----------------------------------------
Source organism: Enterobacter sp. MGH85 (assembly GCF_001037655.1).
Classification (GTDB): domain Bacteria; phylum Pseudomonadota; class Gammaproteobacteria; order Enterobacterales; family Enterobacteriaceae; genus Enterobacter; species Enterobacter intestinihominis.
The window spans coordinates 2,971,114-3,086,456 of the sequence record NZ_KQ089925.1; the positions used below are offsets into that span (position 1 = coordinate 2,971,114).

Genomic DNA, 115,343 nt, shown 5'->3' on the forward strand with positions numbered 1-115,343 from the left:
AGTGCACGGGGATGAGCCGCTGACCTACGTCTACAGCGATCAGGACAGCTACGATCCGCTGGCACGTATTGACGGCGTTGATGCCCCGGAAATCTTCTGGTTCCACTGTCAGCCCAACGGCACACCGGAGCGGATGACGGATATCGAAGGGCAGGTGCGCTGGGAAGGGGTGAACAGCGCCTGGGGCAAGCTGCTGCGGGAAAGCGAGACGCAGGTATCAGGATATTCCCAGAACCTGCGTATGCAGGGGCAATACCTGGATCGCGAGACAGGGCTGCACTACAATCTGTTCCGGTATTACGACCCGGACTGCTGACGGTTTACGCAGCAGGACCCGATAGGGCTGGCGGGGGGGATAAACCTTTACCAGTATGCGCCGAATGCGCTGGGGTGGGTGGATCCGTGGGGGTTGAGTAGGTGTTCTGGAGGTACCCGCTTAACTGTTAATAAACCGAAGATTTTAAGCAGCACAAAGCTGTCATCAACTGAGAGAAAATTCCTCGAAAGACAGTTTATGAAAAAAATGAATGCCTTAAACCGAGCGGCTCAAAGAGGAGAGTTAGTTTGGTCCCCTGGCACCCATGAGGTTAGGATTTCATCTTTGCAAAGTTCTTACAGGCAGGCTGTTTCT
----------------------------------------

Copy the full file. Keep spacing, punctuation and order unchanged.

Source organism: Enterobacter sp. MGH85 (assembly GCF_001037655.1).
Classification (GTDB): domain Bacteria; phylum Pseudomonadota; class Gammaproteobacteria; order Enterobacterales; family Enterobacteriaceae; genus Enterobacter; species Enterobacter intestinihominis.
The window spans coordinates 2,971,114-3,086,456 of the sequence record NZ_KQ089925.1; the positions used below are offsets into that span (position 1 = coordinate 2,971,114).

Genomic DNA, 115,343 nt, shown 5'->3' on the forward strand with positions numbered 1-115,343 from the left:
AGTGCACGGGGATGAGCCGCTGACCTACGTCTACAGCGATCAGGACAGCTACGATCCGCTGGCACGTATTGACGGCGTTGATGCCCCGGAAATCTTCTGGTTCCACTGTCAGCCCAACGGCACACCGGAGCGGATGACGGATATCGAAGGGCAGGTGCGCTGGGAAGGGGTGAACAGCGCCTGGGGCAAGCTGCTGCGGGAAAGCGAGACGCAGGTATCAGGATATTCCCAGAACCTGCGTATGCAGGGGCAATACCTGGATCGCGAGACAGGGCTGCACTACAATCTGTTCCGGTATTACGACCCGGACTGCTGACGGTTTACGCAGCAGGACCCGATAGGGCTGGCGGGGGGGATAAACCTTTACCAGTATGCGCCGAATGCGCTGGGGTGGGTGGATCCGTGGGGGTTGAGTAGGTGTTCTGGAGGTACCCGCTTAACTGTTAATAAACCGAAGATTTTAAGCAGCACAAAGCTGTCATCAACTGAGAGAAAATTCCTCGAAAGACAGTTTATGAAAAAAATGAATGCCTTAAACCGAGCGGCTCAAAGAGGAGAGTTAGTTTGGTCCCCTGGCACCCATGAGGTTAGGATTTCATCTTTGCAAAGTTCTTACAGGCAGGCTGTTTCT